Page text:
Bobby Valentine isn’t exactly going to rule with an iron fist

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Given how the Red Sox fell apart late last season under the light touch of nice-guy manager Terry Francona, it would be natural to assume that Bobby Valentine would come in wearing steel-toed boots, ready to stomp on any player who even thinks about calling Colonel Sanders.

That assumption would be wrong. From the sound of things, Valentine isn’t going to be like that at all. In fact, the new Boston manager is going to leave the players alone to police themselves. Surprised?

In an interview on the MLB Network, Bob Costas asks Valentine if something similar to what happened last season could repeat itself under his watch.

“I certainly hope not,” Valentine said. “And I hope that it’s not because the big bad policeman’s standing on the corner and monitoring everything that’s going on. I hope it’s a conscious effort of players, coaches, clubhouse men, trainers all being on the same page, all understanding the difference between right and wrong. And I think they all know.”

So basically, Valentine is going to treat the players like adults, which sounds scary on the surface. He’s going to let ownership and GM Ben Cherrington warn the players at the start of the season that past behaviors won’t be tolerated, then step in as the new guy and do his thing.

It might actually be the correct way to handle a veteran team, but given that Valentine oversaw a Mets team that was involved in plenty of clubhouse shenanigans, it’s got to be a bit disquieting for Red Sox fans.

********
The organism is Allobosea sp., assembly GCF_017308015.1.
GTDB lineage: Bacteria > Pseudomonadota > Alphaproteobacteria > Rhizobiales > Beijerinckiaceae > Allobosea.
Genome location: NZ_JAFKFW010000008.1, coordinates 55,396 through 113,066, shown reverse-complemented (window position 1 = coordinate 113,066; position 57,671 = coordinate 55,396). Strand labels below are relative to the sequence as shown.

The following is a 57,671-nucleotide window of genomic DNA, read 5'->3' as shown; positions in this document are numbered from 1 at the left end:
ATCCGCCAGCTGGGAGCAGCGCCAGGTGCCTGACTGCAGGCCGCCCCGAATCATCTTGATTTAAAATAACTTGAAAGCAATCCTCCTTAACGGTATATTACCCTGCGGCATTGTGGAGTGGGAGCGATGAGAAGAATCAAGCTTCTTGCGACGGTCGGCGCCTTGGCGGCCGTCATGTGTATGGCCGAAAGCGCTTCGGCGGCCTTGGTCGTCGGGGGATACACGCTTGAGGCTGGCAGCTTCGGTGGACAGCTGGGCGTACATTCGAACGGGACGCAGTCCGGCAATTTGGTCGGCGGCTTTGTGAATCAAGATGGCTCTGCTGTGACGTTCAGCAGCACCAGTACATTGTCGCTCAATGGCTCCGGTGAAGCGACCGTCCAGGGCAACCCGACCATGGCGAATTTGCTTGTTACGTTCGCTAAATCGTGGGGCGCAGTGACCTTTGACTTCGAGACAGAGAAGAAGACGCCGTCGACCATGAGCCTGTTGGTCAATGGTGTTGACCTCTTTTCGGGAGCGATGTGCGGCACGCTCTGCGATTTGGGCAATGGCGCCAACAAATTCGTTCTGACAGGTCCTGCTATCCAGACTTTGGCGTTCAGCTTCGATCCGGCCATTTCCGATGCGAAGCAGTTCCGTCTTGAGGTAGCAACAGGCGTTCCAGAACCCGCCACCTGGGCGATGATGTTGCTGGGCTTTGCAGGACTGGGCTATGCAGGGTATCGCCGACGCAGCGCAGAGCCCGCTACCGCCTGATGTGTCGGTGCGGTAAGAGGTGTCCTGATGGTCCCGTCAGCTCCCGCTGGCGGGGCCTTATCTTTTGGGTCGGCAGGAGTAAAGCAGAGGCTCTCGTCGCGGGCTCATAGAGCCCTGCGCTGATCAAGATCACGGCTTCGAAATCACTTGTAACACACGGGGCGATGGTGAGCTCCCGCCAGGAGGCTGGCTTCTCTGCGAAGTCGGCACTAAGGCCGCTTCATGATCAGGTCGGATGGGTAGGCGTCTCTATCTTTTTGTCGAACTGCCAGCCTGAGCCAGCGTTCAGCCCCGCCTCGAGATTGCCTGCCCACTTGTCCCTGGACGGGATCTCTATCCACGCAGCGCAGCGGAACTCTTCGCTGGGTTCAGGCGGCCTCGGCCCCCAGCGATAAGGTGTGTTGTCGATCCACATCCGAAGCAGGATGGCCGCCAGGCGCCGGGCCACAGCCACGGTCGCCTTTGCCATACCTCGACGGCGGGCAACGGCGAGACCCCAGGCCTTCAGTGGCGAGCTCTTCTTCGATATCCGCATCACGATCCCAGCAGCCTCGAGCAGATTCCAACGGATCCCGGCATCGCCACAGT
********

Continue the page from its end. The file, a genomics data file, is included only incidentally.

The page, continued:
You can watch a clip of the interview here, and Art Martone of CSN New England has several more goodies from the interview here, including Valentine’s take on the infamous mustache he wore in the dugout after being ejected from a game in 1999. (He blames Robin Ventura). Good stuff.

You can follow Bob on Twitter here, or if Facebook is your thing, be his friend here.

Fried, Braves go to salary arbitration for 2nd straight year

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Brett Davis/USA TODAY Sports
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ST. PETERSBURG, Fla. — Pitcher Max Fried went to salary arbitration with the Atlanta Braves for the second straight year, asking for $15 million instead of the team’s $13.5 million offer.

The 29-year-old left-hander went 14-7 for the second straight season and lowered his ERA to 2.48 from 3.04 in 2021. Fried was a first-time All-Star last season, was second to Miami’s Sandy Alcantara in Cy Young Award voting and was third in the National League in ERA behind Alcantara and Julio Urias with the Los Angeles Dodgers.

Fried won a $6.85 million salary last year instead of the team’s $6.6 million proposal in arbitration. That was after he pitched six shutout innings in World Series Game 6 as the Braves won their first title since 1995.

Fried, who is eligible for free agency after the 2024 World Series, had his case heard Friday by a panel that’s expected to issue a decision Saturday.

Players have won two of three decisions so far: Pitcher Jesus Luzardo ($2.45 million) and AL batting champion Luis Arraez ($6.1 million) both beat the Miami Marlins. But Seattle defeated Diego Castillo ($2.95 million).

A decision is being held for Los Angeles Angels outfielder Hunter Renfroe, whose case was argued Monday. About 20 more cases are scheduled through Feb. 17.